Last time I checked you need to reconfigure selinux and snap doesn't sandbox apps unless apparmor is installed. If that's still the case there's absolutely no way that I'm installing snap.

              I'm not trying to hate on snap, not saying it's bad. Just saying it does not fit my use-case/setups.

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              • #8
                Originally posted by stgraber View Post
                I tried to respond earlier but since the post had URLs in it, it got stuck in moderation...
                Should be fixed now, it's a mod queue just to ensure new registrars aren't link bot spammers.
                Michael Larabel
                http://www.michaellarabel.com/

                Comment


                • #9
                  Originally posted by slowee View Post

                  But probably you have "lxc", which is mostly like "lxd" without REST API. Debian doesn't ship lxd.deb packages as well, last efforts stopped months ago with a long list of unresolved dependecies. I use lxc to not follow the advice of upstream development "you can use snap images instead"
                  Just a heads up, I confirmed you can install LXC on CentOS 8 (I assume also RHEL 8):

                  Available Packages
                  Name : lxc
                  Version : 3.0.4
                  Release : 2.el8
                  Architecture : x86_64
                  Size : 327 k
                  Source : lxc-3.0.4-2.el8.src.rpm
                  Repository : epel
                  Summary : Linux Resource Containers
                  URL : http://linuxcontainers.org/lxc
                  License : LGPLv2+ and GPLv2
                  Description : Linux Resource Containers provide process and resource isolation without the
                  : overhead of full virtualization.


                  But you have to install the EPEL repo first, as that is where it is carried, with a "sudo dnf install epel-release":

                  epel-release.noarch : Extra Packages for Enterprise Linux repository configuration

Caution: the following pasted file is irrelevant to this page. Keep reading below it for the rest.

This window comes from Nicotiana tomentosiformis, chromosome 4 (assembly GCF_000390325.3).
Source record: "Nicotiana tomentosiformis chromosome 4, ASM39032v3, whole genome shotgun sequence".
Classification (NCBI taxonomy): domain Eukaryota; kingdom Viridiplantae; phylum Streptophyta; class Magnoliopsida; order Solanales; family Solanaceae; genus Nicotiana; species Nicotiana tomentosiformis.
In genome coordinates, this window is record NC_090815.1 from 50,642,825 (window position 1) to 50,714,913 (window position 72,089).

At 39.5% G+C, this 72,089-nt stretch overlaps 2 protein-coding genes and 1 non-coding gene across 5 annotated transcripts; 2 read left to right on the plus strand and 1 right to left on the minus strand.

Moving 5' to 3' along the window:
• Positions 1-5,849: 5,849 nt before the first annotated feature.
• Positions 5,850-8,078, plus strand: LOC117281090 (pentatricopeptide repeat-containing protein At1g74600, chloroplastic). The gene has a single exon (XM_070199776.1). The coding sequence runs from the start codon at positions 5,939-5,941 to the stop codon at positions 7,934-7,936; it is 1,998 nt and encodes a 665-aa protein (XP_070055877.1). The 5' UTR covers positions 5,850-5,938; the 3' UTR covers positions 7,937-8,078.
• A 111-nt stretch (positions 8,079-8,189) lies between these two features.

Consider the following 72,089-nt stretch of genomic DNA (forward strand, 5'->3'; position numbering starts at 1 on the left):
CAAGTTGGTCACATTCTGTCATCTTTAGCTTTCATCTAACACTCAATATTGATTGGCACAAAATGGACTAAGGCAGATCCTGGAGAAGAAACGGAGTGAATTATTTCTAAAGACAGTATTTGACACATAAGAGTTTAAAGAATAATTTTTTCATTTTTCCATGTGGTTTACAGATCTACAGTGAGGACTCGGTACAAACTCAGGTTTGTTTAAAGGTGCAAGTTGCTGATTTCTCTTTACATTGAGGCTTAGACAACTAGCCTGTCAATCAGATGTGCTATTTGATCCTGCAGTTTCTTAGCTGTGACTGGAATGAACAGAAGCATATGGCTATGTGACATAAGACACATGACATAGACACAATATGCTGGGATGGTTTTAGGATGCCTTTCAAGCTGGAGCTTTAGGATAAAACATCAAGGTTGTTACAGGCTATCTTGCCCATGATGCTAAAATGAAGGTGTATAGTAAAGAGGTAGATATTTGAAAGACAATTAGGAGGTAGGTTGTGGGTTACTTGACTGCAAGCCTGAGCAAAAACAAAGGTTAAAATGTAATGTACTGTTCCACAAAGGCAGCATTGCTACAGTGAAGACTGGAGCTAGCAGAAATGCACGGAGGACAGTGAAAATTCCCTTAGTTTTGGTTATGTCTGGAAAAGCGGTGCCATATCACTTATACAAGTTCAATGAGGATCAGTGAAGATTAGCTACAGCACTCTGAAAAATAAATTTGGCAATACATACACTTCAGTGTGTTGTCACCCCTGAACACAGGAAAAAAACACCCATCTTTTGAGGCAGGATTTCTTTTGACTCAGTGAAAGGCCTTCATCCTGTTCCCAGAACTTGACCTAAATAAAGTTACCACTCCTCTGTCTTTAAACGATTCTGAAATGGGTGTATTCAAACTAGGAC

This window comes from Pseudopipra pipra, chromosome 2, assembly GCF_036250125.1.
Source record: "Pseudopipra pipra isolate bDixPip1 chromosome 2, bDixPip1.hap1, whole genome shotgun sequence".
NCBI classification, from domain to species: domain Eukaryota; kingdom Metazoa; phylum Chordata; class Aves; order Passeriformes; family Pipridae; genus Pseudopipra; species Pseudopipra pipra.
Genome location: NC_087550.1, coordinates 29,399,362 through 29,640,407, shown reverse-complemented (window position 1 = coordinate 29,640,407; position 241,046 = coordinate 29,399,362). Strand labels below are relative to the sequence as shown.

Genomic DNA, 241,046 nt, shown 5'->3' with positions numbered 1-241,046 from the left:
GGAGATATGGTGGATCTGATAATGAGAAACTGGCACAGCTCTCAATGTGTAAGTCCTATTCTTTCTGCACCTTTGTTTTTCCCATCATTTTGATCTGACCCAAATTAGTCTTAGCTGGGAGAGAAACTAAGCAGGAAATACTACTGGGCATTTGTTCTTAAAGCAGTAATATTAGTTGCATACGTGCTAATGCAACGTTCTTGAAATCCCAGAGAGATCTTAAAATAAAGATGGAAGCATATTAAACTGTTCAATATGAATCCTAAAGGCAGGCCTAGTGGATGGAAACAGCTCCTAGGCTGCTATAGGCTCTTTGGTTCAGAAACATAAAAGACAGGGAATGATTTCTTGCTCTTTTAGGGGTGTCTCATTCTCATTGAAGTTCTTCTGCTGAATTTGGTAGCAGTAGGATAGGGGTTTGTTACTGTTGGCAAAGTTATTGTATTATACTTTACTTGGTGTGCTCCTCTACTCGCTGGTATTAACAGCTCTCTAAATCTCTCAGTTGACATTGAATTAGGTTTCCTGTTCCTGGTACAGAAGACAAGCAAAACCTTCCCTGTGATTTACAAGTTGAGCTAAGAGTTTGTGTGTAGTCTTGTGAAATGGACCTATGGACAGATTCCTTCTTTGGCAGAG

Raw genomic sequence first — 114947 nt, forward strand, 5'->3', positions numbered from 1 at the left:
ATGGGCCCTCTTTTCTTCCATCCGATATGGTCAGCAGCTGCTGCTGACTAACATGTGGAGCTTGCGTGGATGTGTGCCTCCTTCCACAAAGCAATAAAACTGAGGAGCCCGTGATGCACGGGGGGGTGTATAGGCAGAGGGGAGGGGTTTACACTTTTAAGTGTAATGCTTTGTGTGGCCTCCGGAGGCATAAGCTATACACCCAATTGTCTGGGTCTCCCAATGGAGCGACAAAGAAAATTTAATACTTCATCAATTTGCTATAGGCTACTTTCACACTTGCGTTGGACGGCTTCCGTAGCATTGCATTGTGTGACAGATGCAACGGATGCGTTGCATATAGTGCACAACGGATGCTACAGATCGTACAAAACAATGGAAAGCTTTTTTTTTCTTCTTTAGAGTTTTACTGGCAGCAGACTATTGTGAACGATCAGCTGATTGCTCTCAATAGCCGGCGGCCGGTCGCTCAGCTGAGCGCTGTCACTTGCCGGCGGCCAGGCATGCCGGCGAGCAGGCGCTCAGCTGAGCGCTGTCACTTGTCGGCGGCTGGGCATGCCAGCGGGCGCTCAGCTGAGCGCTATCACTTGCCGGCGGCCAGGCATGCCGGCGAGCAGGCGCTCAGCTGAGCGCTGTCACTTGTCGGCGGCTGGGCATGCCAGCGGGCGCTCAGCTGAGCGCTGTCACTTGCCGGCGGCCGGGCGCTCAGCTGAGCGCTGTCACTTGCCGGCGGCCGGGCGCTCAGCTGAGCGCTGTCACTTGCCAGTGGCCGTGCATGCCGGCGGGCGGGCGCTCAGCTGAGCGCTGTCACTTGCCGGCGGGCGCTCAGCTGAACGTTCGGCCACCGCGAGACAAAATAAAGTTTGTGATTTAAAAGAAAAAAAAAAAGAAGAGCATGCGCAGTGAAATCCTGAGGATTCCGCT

But I know very little about it. Right now just started reading an article that hopefully will help me understand better the difference between LXC vs. Docker:

                  https://www.upguard.com/articles/docker-vs-lxc

                  Comment


                  • #10
                    Originally posted by ehansin View Post
                    Right now just started reading an article that hopefully will help me understand better the difference between LXC vs. Docker:

                    https://www.upguard.com/articles/docker-vs-lxc
                    My 2 cents:
                    • Docker: network app packaging / deployment tech primarily (but not only) oriented toward cloud environments
                    • LXD: It's a VM to run Linux distros, without the overhead of actual virtualisation
                    If you develop a web service with a webserver, database and whatnot, want to have an automated repeatable build and an easy way to roll it out, use Docker.
                    If you need a second Linux environment to test stuff, install packages you don't want to pollute your main OS with, etc. use LXD.

                    Or, if you prefer: you can see Docker's use cases like Snap on steroids; LXD is like a much faster replacement for KVM/VMWare etc. that can only run Linux guests.

                    A little known but very useful feature of LXD is that with a little bit of simple config tweaking even graphical apps can run in it. And no, I'm not talking about "ssh -X". I'm talking about full native graphics incl. DRI2, OpenGL, Vulkan etc. with no performance loss, including Wayland applications.